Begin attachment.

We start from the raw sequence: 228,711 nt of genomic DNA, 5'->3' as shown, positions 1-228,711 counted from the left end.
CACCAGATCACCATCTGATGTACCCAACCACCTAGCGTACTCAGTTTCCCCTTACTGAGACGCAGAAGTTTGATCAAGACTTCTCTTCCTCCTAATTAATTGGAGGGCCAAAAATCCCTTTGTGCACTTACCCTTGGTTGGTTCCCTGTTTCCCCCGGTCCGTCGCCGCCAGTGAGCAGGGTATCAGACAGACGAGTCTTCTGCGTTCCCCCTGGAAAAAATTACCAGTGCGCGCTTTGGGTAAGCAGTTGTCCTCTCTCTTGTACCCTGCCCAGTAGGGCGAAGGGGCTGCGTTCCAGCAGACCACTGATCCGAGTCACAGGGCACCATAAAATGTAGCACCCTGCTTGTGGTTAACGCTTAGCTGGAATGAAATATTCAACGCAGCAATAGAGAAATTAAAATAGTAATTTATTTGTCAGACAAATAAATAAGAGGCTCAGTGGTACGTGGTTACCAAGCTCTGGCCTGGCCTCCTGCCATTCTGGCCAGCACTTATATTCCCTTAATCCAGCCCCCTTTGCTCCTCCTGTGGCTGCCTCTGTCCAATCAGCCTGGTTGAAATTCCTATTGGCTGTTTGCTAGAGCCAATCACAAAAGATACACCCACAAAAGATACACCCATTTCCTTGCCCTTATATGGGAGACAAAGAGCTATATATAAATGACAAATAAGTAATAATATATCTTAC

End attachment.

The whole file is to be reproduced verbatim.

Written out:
We start from the raw sequence: 228,711 nt of genomic DNA, 5'->3' as shown, positions 1-228,711 counted from the left end.
CACCAGATCACCATCTGATGTACCCAACCACCTAGCGTACTCAGTTTCCCCTTACTGAGACGCAGAAGTTTGATCAAGACTTCTCTTCCTCCTAATTAATTGGAGGGCCAAAAATCCCTTTGTGCACTTACCCTTGGTTGGTTCCCTGTTTCCCCCGGTCCGTCGCCGCCAGTGAGCAGGGTATCAGACAGACGAGTCTTCTGCGTTCCCCCTGGAAAAAATTACCAGTGCGCGCTTTGGGTAAGCAGTTGTCCTCTCTCTTGTACCCTGCCCAGTAGGGCGAAGGGGCTGCGTTCCAGCAGACCACTGATCCGAGTCACAGGGCACCATAAAATGTAGCACCCTGCTTGTGGTTAACGCTTAGCTGGAATGAAATATTCAACGCAGCAATAGAGAAATTAAAATAGTAATTTATTTGTCAGACAAATAAATAAGAGGCTCAGTGGTACGTGGTTACCAAGCTCTGGCCTGGCCTCCTGCCATTCTGGCCAGCACTTATATTCCCTTAATCCAGCCCCCTTTGCTCCTCCTGTGGCTGCCTCTGTCCAATCAGCCTGGTTGAAATTCCTATTGGCTGTTTGCTAGAGCCAATCACAAAAGATACACCCACAAAAGATACACCCATTTCCTTGCCCTTATATGGGAGACAAAGAGCTATATATAAATGACAAATAAGTAATAATATATCTTAC